A Little Bit of Essential Neil Young
Neil Young’s autobiography has doubtless been a common gift this Season for fans of the great Canadian musician, inventor and musical pioneer. The illustrated biography that we created for an American publisher this year reminded us of how intriguing and unusual a career Young has had. After enjoying early success with Buffalo Springfield, then with CSN and as a solo performer by 1973 he had made enough out of the mainstream music scene that he could trawl the outer edges of it for a while (to paraphrase something he has said in the past).
At the turn of the century we were lucky enough to have worked with the London-based writer and editor Steve Grant on a book titled Essential Neil Young, in which he set out his favourite Young tracks and the personal reasons for his admiration of them. The book is unique and unapologetic in its singular devotion to the music of Neil Young that the author has found, in the course of three decades of Young-listening, to be most important to him. We are very pleased to be able to make the book available in electronic form, and to give you a taster of the content, here is an extract from one of the perhaps surprising entries, on a track titled ‘Sample And Hold’, from the much derided Neil Young album, Trans, which was released almost exactly 30 years ago.
‘Dinosaurs in the computer age.’ Thus spake Neil Young for his Transband at the end of several concerts on the European tour of 1982, the first live concert journey that Young had undertaken since Rust Never Sleeps four years earlier. The decision to choose Europe could be explained thus: Young’s European fans had missed out then and Europe in general, and Germany in particular, where the tour climaxed, was the home of the computerized sound that was to dominate his creativity during this Trans-sitional time.
The musical influence of the visionary Dusseldorf outfit Kraftwerk cannot be underestimated here. The band formed by Ralf Hutter and Florian Schneider and three cohorts in Dusseldorf in 1969 had dented the US album charts in May of 1981 with Computer World, a clear homage to which was to appear on Trans, Young’s first album for his new label Geffen, in his song Computer Age. Kraftwerk’s status in pop history is substantial: between Autobahn in 1974 and The Mix in 1991, Hutter and Schneider developed a method where music wasn’t so much created as constructed. By the late 1990s their influence on modern music encompassed everything from electro and techno to house and ambient, and the output of everyone from Portishead, Orbital, Inner City, Leftfield and Prodigy, to LFO and Underworld.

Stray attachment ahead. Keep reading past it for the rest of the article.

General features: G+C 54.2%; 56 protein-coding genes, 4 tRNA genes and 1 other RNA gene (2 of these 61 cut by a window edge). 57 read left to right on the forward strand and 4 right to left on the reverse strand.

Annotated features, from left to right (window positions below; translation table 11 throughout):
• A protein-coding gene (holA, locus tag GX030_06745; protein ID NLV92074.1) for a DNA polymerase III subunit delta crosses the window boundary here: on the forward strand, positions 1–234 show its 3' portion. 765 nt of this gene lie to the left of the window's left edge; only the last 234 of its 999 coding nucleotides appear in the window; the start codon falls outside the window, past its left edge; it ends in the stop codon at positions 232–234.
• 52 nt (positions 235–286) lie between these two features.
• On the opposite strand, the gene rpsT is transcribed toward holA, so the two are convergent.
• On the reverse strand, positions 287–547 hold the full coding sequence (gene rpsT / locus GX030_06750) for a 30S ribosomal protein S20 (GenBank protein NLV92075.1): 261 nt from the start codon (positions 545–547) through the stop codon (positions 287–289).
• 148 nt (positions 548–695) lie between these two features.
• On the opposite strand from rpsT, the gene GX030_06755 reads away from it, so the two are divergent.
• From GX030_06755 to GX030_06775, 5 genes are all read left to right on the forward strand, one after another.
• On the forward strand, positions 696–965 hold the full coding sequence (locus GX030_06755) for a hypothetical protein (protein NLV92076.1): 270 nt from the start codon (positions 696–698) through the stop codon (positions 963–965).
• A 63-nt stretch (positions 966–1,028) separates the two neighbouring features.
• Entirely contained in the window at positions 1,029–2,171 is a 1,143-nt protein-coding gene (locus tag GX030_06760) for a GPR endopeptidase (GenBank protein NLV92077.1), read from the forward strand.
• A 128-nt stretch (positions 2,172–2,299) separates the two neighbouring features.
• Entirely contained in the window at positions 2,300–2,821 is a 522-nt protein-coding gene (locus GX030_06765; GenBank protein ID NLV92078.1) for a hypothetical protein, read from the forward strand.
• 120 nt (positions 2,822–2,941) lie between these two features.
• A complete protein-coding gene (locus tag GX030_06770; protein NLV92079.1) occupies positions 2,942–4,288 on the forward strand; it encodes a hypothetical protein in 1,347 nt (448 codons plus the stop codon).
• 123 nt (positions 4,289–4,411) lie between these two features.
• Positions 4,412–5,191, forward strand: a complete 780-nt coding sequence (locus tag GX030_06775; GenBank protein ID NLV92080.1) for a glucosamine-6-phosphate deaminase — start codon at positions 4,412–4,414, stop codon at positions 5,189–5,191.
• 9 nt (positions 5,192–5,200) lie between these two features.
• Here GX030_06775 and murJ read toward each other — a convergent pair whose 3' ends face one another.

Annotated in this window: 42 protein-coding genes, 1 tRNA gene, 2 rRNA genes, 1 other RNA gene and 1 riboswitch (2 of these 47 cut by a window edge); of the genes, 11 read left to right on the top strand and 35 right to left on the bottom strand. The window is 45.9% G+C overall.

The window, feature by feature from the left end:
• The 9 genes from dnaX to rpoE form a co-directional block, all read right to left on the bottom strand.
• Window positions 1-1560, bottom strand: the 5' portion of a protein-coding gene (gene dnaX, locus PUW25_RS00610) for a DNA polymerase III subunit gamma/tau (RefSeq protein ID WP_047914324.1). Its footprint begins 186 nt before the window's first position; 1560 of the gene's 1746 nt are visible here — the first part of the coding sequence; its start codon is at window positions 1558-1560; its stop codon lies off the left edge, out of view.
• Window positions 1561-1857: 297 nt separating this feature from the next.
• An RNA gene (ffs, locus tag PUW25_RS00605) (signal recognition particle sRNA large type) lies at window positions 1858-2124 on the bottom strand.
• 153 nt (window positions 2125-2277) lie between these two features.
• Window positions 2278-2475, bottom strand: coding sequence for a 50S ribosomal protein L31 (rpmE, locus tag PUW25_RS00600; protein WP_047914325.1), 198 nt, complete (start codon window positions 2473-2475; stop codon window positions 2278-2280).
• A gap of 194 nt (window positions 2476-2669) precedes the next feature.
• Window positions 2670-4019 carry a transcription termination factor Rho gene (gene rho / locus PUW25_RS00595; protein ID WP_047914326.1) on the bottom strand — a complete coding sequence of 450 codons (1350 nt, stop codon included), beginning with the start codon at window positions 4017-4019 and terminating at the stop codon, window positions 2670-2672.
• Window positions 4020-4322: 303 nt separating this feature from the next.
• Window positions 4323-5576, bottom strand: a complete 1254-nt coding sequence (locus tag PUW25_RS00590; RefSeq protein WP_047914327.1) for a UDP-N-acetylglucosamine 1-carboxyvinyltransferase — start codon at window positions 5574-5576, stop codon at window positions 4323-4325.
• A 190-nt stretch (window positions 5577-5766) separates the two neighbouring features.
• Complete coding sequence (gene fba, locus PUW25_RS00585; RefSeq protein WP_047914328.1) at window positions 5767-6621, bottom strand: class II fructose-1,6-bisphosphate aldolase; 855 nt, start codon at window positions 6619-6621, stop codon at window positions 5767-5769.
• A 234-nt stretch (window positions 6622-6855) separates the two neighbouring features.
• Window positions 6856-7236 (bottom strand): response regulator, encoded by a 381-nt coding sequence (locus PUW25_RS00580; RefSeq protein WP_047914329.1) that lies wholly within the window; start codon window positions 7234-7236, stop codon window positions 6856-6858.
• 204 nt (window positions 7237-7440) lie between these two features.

Kraftwerk’s influence is at the musical heart of Trans, which is dominated by five tracks all employing computerized effects and the vocal distortions of the vocoder, a small machine attached to a microphone wire which could feed the human voice into a computer and allow it both the freedom of a four-octave range and the perfection and elongation of machine-made sound. In August 1981, Young bought himself a vocoder and started to record a group of songs that were to eventually appear on Trans, initially in his own upgraded studio, improved to take into account the restrictions in his professional life imposed by his son Ben’s learning disabilities. Here, then, we have another and more poignant link to Young’s thinking at the time: unsatisfied with some of the tracks he was laying down for the eventually discarded Islands In The Sun album, clearly nervous about being left behind as a 1970s rock dinosaur, looking for a new musical direction, what was more natural than to follow one integral to his early attempts to communicate with his son?
Young has said that the vocoder, with its ethereal, inhuman distortions reminiscent of Sparky’s Magic Piano, had allowed him to communicate with Ben, hence the hidden meanings behind a track like Transformer Man, where the computer literally electrifies the listener. If you have any doubts, try playing Transformer Man to a group of small children and watch their faces light up. Amazingly, Like A Hurricane doesn’t have the same effect.